Luke has his longest screen time in a single film in Fatty's Plucky Pup, also released in 1915. He performs in almost every scene of the 26-minute two-reeler. In the short's early scenes, Luke proves to be an elusive target for two dogcatchers; and later the "plucky pup" becomes a hero, rescuing Fatty's girlfriend Lizzie from a pair of crooks who are assisted by the two dogcatchers. One of the interesting visual effects in Fatty's Plucky Pup relied on the use of a treadmill in combination with the carousel-like "cyclorama" often used by cameramen at Keystone Studios' facilities in Edendale, California. There are sequences in the short showing Luke in close-up and running at breakneck speed through the countryside. The dog in reality was running on a treadmill positioned between a stationary camera and the cyclorama's rotating platform with background scenery hand-painted on a huge central cylinder or hub. The cyclorama, which can be seen in operation at Keystone in a surviving period film clip, creates an effective but cartoonish simulation of Luke dashing across the landscape.[b]
By 1916, Luke began to demonstrate that his athletic abilities were not limited to racing on the ground and vaulting through the air; he was equally proficient in water. Playing Arbuckle's faithful companion again in the two-reeler Fatty and Mabel Adrift, Luke chases Fatty's frequent nemesis, Al St. John, into the ocean, diving into the surf and pursuing the villain into deep water. Later in the film, Luke swims beachward to save Fatty and Mabel, whose honeymoon seaside cottage has been set adrift and is sinking.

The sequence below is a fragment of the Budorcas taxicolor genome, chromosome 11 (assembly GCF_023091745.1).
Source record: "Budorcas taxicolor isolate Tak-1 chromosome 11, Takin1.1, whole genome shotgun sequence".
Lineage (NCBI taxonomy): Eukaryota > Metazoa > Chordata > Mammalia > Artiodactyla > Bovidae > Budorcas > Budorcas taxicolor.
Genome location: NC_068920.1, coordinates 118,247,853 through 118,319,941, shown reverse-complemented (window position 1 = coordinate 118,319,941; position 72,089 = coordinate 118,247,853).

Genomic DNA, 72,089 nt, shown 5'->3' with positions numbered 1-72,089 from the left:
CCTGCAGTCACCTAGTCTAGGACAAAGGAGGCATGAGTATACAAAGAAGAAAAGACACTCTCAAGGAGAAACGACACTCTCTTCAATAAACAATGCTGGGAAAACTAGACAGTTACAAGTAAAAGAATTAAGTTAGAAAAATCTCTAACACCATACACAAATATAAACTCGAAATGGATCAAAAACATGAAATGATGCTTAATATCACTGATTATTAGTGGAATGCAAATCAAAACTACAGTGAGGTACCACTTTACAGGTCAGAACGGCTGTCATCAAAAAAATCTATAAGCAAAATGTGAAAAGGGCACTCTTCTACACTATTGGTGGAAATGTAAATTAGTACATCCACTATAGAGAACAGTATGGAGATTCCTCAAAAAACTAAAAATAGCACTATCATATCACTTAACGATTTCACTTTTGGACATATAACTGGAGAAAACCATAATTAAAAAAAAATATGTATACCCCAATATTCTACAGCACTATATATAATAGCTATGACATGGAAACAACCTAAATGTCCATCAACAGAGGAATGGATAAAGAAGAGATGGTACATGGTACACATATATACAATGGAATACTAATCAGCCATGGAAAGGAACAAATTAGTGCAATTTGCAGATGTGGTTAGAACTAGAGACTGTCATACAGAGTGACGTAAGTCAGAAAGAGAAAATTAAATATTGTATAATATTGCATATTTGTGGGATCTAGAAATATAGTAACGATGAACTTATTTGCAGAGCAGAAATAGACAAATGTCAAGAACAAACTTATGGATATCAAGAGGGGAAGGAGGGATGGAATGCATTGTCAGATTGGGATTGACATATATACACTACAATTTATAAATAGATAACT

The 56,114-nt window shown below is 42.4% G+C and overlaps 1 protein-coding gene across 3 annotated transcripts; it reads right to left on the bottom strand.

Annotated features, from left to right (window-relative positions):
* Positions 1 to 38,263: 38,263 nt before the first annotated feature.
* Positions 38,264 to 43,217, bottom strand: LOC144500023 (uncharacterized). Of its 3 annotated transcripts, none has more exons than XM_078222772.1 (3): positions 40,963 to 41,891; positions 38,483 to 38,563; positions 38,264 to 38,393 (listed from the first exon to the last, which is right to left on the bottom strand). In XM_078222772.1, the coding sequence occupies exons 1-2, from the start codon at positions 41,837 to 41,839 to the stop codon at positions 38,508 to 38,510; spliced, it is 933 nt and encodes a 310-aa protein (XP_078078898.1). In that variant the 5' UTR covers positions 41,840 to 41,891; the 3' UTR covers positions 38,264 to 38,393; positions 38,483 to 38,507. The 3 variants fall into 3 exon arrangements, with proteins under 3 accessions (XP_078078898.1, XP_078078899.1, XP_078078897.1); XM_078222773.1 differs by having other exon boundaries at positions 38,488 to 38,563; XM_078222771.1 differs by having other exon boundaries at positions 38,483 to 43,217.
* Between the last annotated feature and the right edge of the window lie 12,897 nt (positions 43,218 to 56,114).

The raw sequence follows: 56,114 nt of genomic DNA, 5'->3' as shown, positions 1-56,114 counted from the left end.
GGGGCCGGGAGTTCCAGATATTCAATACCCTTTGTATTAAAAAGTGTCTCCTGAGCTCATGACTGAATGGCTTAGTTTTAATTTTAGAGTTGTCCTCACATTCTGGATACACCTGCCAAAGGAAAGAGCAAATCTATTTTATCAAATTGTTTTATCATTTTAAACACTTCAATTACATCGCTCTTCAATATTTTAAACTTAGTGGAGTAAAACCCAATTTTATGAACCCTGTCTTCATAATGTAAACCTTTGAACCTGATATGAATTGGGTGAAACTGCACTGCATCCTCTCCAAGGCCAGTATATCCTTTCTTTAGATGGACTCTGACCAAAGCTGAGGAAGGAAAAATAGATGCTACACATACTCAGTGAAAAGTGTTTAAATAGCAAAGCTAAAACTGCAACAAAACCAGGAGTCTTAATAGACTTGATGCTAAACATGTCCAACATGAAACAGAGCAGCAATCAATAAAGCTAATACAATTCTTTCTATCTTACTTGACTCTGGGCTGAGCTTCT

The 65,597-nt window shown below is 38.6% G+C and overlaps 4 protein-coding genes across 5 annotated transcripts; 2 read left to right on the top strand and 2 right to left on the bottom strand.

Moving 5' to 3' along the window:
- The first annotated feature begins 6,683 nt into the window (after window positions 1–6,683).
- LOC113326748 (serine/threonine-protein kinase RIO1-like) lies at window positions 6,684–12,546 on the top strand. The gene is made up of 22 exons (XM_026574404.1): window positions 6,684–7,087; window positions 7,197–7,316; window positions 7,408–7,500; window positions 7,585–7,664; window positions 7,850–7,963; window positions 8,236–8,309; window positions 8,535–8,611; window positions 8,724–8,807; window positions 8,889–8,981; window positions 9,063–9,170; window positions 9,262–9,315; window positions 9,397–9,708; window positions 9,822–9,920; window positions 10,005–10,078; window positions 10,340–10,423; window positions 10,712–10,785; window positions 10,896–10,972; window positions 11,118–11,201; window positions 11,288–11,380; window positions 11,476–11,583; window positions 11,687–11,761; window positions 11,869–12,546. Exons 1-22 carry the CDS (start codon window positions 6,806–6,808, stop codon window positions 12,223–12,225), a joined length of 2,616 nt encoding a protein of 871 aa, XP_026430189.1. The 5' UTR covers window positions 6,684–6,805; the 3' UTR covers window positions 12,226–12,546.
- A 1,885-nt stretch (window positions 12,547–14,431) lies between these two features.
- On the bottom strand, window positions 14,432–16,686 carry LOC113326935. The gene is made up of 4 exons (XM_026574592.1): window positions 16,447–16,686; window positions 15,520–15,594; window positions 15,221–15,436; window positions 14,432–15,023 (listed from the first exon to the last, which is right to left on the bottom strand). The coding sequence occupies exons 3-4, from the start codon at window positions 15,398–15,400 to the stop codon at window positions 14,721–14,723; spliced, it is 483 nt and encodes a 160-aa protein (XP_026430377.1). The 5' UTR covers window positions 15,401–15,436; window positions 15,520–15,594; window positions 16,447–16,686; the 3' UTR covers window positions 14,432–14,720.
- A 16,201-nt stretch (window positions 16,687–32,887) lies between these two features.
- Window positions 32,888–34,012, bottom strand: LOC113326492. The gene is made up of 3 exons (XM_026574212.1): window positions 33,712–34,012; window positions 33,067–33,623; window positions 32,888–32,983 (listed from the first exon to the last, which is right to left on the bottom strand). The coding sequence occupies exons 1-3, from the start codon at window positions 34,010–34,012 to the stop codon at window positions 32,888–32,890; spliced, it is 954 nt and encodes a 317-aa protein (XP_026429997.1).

Following his work on Fatty and Mabel Adrift, Arbuckle left Keystone to make films independently. Luke, of course, followed Roscoe and continued to appear in such films as The Butcher Boy (1917), The Cook (1918), and The Hayseed (1919). In its review of The Butcher Boy in April 1917, the entertainment trade paper Variety compliments the film and observes, "The cast fits the star [Arbuckle], and not the least important member is 'Luke,' the bull terrier. It is a wonder." Luke's extended absence from the screen after The Butcher Boy was noticed by movie fans, who wanted to see more of him. In its September 1918 issue, the fan publication Motion Picture Magazine announces the return of the popular canine performer for the production of The Cook. "Luke", it reports, "the famous bull terrier, the pride of Fatty Arbuckle's heart, returned to his master recently, and will appear in Fatty's travesties for fifty bones a week."
Luke's reliability and experience as a performer earned him a top salary during his career of $150 a week ($2,200 today). His last two performances were in 1920, both uncredited: The Garage with Arbuckle and Fatty's comedic protégé Buster Keaton and The Scarecrow with only Keaton. In those final shorts, a stockier, more muscular Luke continues to display his skills as a man-chaser. Keaton's character in The Scarecrow runs in a panic from Luke, thinking the dog is rabid because he is foaming or "frothing" at the mouth. Actually, Luke had just eaten a cream pie and remnants of the cream remained around his snout. The "mad" dog relentlessly pursues Keaton over brick walls, up ladders again, around the top of a building, over planks, through windows, down a garbage chute, and through haystacks.
Later years and death
Luke continued to spend most of his time with Roscoe until Arbuckle and Minta separated in 1921 and finally divorced in 1925. Minta gained custody of the dog as part of the couple's separation agreement and divorce settlement, although Roscoe did have visitation rights to see him. That arrangement may explain why the veteran stunt dog did not appear again on screen after his work with Keaton in The Scarecrow in 1920.